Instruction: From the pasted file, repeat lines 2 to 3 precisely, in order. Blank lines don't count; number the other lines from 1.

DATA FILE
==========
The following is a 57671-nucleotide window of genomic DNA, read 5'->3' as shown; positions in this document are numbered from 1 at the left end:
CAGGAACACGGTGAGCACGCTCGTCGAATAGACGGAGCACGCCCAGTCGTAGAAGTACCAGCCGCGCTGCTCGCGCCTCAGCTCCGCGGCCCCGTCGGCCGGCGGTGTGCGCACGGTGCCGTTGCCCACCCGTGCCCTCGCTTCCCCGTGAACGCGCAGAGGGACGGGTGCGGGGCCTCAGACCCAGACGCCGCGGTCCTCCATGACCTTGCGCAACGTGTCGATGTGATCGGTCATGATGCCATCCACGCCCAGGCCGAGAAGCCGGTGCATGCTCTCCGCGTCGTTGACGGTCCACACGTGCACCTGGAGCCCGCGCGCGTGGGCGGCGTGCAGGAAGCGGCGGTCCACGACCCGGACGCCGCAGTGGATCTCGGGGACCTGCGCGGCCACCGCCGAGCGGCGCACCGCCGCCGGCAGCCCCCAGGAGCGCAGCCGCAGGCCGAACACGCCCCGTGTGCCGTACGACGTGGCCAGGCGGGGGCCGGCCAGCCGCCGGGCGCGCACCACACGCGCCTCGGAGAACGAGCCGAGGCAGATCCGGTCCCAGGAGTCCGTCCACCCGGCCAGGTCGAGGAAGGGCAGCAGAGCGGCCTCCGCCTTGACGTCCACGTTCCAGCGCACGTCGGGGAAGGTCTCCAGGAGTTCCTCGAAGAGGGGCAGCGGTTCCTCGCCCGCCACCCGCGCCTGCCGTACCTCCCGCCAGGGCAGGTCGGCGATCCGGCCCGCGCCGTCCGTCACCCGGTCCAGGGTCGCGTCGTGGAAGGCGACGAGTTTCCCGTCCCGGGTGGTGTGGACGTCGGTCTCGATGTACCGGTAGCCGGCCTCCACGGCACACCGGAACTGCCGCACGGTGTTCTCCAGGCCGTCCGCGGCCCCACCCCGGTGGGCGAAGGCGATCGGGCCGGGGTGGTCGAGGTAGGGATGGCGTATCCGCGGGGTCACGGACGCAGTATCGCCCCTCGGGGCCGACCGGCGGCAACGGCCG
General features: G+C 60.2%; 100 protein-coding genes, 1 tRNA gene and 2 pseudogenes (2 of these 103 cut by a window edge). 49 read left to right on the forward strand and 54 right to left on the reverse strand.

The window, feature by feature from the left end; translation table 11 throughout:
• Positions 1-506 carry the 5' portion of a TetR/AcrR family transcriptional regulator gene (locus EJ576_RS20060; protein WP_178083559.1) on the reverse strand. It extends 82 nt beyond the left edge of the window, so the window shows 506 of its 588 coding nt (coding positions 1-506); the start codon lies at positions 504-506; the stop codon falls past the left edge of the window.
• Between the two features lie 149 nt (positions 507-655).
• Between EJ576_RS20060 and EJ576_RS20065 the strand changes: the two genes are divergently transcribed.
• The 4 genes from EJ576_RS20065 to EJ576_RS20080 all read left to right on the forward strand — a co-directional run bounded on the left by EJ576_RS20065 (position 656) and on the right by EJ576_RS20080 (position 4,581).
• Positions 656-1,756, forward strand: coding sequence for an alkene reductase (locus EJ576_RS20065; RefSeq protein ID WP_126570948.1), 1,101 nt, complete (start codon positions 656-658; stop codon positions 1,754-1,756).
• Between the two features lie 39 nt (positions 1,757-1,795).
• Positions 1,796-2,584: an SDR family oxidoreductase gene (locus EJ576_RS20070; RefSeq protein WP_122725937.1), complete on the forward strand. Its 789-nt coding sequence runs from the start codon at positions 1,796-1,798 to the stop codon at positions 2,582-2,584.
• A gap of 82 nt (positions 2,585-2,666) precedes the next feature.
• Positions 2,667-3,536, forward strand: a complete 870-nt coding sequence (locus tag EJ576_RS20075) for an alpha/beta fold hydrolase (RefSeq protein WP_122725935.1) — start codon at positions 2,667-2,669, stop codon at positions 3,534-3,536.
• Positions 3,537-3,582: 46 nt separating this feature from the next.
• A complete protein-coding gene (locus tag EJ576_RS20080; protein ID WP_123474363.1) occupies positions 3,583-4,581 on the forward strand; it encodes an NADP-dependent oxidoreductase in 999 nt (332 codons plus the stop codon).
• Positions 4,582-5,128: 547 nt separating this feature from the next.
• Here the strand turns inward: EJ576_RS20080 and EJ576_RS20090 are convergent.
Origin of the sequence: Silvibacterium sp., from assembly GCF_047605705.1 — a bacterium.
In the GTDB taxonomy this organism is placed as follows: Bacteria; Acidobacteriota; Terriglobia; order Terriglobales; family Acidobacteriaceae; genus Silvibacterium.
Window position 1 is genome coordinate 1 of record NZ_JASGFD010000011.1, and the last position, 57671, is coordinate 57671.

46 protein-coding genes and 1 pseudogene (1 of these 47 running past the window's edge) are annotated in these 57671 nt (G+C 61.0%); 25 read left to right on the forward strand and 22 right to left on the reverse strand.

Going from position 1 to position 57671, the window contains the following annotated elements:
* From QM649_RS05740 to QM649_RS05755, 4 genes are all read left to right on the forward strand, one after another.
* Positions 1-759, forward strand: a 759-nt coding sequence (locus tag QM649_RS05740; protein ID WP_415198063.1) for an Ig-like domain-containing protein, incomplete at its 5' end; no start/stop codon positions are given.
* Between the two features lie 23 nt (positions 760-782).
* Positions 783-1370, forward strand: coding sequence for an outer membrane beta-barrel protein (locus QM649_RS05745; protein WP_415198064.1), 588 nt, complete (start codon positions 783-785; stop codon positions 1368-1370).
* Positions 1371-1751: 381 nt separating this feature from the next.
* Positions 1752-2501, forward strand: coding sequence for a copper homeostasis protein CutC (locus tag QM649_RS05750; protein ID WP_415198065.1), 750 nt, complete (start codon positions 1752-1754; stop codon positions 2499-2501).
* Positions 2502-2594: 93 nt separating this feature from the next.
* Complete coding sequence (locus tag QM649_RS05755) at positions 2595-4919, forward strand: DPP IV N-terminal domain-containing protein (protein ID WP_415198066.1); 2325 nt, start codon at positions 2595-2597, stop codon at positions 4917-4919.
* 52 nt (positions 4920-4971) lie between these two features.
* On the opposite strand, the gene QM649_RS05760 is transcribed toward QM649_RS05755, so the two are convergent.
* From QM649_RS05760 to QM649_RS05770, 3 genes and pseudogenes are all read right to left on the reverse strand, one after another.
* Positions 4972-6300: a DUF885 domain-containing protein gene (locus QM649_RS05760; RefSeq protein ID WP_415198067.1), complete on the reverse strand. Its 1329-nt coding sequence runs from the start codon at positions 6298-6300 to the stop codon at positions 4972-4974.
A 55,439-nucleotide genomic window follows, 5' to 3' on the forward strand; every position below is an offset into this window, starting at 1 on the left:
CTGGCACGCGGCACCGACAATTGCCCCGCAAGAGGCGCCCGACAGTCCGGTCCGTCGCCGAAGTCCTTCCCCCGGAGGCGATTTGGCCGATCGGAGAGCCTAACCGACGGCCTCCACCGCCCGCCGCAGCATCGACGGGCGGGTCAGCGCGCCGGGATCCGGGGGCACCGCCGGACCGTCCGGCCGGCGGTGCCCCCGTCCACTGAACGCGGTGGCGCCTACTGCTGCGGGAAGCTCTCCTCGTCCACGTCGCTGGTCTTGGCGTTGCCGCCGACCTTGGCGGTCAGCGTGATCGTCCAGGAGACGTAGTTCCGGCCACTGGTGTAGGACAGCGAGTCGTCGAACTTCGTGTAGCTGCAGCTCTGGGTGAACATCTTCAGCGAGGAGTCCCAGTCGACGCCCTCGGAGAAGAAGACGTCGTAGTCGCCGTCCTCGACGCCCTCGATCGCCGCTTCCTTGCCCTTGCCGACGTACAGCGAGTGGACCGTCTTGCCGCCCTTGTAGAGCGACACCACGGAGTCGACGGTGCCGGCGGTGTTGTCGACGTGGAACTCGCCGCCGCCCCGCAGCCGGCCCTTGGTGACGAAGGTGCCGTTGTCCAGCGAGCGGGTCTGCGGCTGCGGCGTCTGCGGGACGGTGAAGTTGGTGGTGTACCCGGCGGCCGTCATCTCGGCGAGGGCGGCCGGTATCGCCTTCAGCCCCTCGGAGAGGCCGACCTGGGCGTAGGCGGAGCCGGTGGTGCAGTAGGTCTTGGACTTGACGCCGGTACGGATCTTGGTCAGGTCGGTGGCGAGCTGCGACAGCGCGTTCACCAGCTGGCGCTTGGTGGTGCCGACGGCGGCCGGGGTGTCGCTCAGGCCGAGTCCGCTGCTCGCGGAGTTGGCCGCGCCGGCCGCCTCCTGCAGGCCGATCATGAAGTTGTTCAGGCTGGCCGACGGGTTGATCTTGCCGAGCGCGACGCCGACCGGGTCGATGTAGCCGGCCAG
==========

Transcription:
CAGGAACACGGTGAGCACGCTCGTCGAATAGACGGAGCACGCCCAGTCGTAGAAGTACCAGCCGCGCTGCTCGCGCCTCAGCTCCGCGGCCCCGTCGGCCGGCGGTGTGCGCACGGTGCCGTTGCCCACCCGTGCCCTCGCTTCCCCGTGAACGCGCAGAGGGACGGGTGCGGGGCCTCAGACCCAGACGCCGCGGTCCTCCATGACCTTGCGCAACGTGTCGATGTGATCGGTCATGATGCCATCCACGCCCAGGCCGAGAAGCCGGTGCATGCTCTCCGCGTCGTTGACGGTCCACACGTGCACCTGGAGCCCGCGCGCGTGGGCGGCGTGCAGGAAGCGGCGGTCCACGACCCGGACGCCGCAGTGGATCTCGGGGACCTGCGCGGCCACCGCCGAGCGGCGCACCGCCGCCGGCAGCCCCCAGGAGCGCAGCCGCAGGCCGAACACGCCCCGTGTGCCGTACGACGTGGCCAGGCGGGGGCCGGCCAGCCGCCGGGCGCGCACCACACGCGCCTCGGAGAACGAGCCGAGGCAGATCCGGTCCCAGGAGTCCGTCCACCCGGCCAGGTCGAGGAAGGGCAGCAGAGCGGCCTCCGCCTTGACGTCCACGTTCCAGCGCACGTCGGGGAAGGTCTCCAGGAGTTCCTCGAAGAGGGGCAGCGGTTCCTCGCCCGCCACCCGCGCCTGCCGTACCTCCCGCCAGGGCAGGTCGGCGATCCGGCCCGCGCCGTCCGTCACCCGGTCCAGGGTCGCGTCGTGGAAGGCGACGAGTTTCCCGTCCCGGGTGGTGTGGACGTCGGTCTCGATGTACCGGTAGCCGGCCTCCACGGCACACCGGAACTGCCGCACGGTGTTCTCCAGGCCGTCCGCGGCCCCACCCCGGTGGGCGAAGGCGATCGGGCCGGGGTGGTCGAGGTAGGGATGGCGTATCCGCGGGGTCACGGACGCAGTATCGCCCCTCGGGGCCGACCGGCGGCAACGGCCG
General features: G+C 60.2%; 100 protein-coding genes, 1 tRNA gene and 2 pseudogenes (2 of these 103 cut by a window edge). 49 read left to right on the forward strand and 54 right to left on the reverse strand.